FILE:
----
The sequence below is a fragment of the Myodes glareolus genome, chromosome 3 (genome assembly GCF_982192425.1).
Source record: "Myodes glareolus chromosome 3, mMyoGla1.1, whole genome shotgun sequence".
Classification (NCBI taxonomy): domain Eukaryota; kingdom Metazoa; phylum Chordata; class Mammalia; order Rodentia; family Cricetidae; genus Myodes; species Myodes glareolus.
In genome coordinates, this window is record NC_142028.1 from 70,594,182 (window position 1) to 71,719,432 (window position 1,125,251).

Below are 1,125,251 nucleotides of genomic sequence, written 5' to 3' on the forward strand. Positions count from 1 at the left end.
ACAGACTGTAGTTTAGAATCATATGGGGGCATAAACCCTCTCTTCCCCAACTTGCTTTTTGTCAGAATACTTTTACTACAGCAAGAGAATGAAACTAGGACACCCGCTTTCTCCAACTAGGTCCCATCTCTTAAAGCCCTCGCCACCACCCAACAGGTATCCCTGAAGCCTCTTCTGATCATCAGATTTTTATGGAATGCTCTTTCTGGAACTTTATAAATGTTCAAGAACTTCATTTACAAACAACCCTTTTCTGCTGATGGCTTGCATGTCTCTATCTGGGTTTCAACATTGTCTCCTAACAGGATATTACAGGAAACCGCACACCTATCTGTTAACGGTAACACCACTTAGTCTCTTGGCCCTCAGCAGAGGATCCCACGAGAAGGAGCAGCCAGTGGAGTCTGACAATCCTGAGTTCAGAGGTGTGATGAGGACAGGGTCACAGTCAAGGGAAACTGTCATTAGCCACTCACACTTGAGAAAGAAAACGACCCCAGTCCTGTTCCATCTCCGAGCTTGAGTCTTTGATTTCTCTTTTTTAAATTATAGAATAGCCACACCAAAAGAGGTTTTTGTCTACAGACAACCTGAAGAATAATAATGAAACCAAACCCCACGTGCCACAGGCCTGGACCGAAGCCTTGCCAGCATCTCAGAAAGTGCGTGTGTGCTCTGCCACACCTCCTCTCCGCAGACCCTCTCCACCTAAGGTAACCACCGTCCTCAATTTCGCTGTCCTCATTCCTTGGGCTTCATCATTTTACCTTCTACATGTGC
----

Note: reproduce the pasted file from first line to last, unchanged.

The sequence below is a fragment of the Myodes glareolus genome, chromosome 3 (genome assembly GCF_982192425.1).
Source record: "Myodes glareolus chromosome 3, mMyoGla1.1, whole genome shotgun sequence".
Classification (NCBI taxonomy): domain Eukaryota; kingdom Metazoa; phylum Chordata; class Mammalia; order Rodentia; family Cricetidae; genus Myodes; species Myodes glareolus.
In genome coordinates, this window is record NC_142028.1 from 70,594,182 (window position 1) to 71,719,432 (window position 1,125,251).

Below are 1,125,251 nucleotides of genomic sequence, written 5' to 3' on the forward strand. Positions count from 1 at the left end.
ACAGACTGTAGTTTAGAATCATATGGGGGCATAAACCCTCTCTTCCCCAACTTGCTTTTTGTCAGAATACTTTTACTACAGCAAGAGAATGAAACTAGGACACCCGCTTTCTCCAACTAGGTCCCATCTCTTAAAGCCCTCGCCACCACCCAACAGGTATCCCTGAAGCCTCTTCTGATCATCAGATTTTTATGGAATGCTCTTTCTGGAACTTTATAAATGTTCAAGAACTTCATTTACAAACAACCCTTTTCTGCTGATGGCTTGCATGTCTCTATCTGGGTTTCAACATTGTCTCCTAACAGGATATTACAGGAAACCGCACACCTATCTGTTAACGGTAACACCACTTAGTCTCTTGGCCCTCAGCAGAGGATCCCACGAGAAGGAGCAGCCAGTGGAGTCTGACAATCCTGAGTTCAGAGGTGTGATGAGGACAGGGTCACAGTCAAGGGAAACTGTCATTAGCCACTCACACTTGAGAAAGAAAACGACCCCAGTCCTGTTCCATCTCCGAGCTTGAGTCTTTGATTTCTCTTTTTTAAATTATAGAATAGCCACACCAAAAGAGGTTTTTGTCTACAGACAACCTGAAGAATAATAATGAAACCAAACCCCACGTGCCACAGGCCTGGACCGAAGCCTTGCCAGCATCTCAGAAAGTGCGTGTGTGCTCTGCCACACCTCCTCTCCGCAGACCCTCTCCACCTAAGGTAACCACCGTCCTCAATTTCGCTGTCCTCATTCCTTGGGCTTCATCATTTTACCTTCTACATGTGC